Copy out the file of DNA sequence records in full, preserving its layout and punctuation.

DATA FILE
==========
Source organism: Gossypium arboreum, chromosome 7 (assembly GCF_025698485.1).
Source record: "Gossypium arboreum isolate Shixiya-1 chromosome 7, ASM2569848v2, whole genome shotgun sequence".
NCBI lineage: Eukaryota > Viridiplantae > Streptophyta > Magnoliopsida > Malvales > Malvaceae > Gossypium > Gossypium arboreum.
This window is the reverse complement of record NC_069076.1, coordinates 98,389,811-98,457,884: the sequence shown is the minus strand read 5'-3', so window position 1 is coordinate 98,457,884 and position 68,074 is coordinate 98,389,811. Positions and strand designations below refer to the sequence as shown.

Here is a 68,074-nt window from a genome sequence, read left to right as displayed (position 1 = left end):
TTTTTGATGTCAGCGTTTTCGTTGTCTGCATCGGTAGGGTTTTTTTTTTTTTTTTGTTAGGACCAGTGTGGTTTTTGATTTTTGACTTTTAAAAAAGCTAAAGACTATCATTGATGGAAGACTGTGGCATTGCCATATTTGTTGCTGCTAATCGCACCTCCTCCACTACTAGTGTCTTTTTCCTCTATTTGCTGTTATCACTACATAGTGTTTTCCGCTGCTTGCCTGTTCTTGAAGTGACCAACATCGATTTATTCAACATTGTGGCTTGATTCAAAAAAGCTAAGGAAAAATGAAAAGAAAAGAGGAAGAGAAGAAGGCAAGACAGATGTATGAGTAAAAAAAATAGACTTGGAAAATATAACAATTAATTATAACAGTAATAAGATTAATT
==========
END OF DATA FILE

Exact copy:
Source organism: Gossypium arboreum, chromosome 7 (assembly GCF_025698485.1).
Source record: "Gossypium arboreum isolate Shixiya-1 chromosome 7, ASM2569848v2, whole genome shotgun sequence".
NCBI lineage: Eukaryota > Viridiplantae > Streptophyta > Magnoliopsida > Malvales > Malvaceae > Gossypium > Gossypium arboreum.
This window is the reverse complement of record NC_069076.1, coordinates 98,389,811-98,457,884: the sequence shown is the minus strand read 5'-3', so window position 1 is coordinate 98,457,884 and position 68,074 is coordinate 98,389,811. Positions and strand designations below refer to the sequence as shown.

Here is a 68,074-nt window from a genome sequence, read left to right as displayed (position 1 = left end):
TTTTTGATGTCAGCGTTTTCGTTGTCTGCATCGGTAGGGTTTTTTTTTTTTTTTTGTTAGGACCAGTGTGGTTTTTGATTTTTGACTTTTAAAAAAGCTAAAGACTATCATTGATGGAAGACTGTGGCATTGCCATATTTGTTGCTGCTAATCGCACCTCCTCCACTACTAGTGTCTTTTTCCTCTATTTGCTGTTATCACTACATAGTGTTTTCCGCTGCTTGCCTGTTCTTGAAGTGACCAACATCGATTTATTCAACATTGTGGCTTGATTCAAAAAAGCTAAGGAAAAATGAAAAGAAAAGAGGAAGAGAAGAAGGCAAGACAGATGTATGAGTAAAAAAAATAGACTTGGAAAATATAACAATTAATTATAACAGTAATAAGATTAATT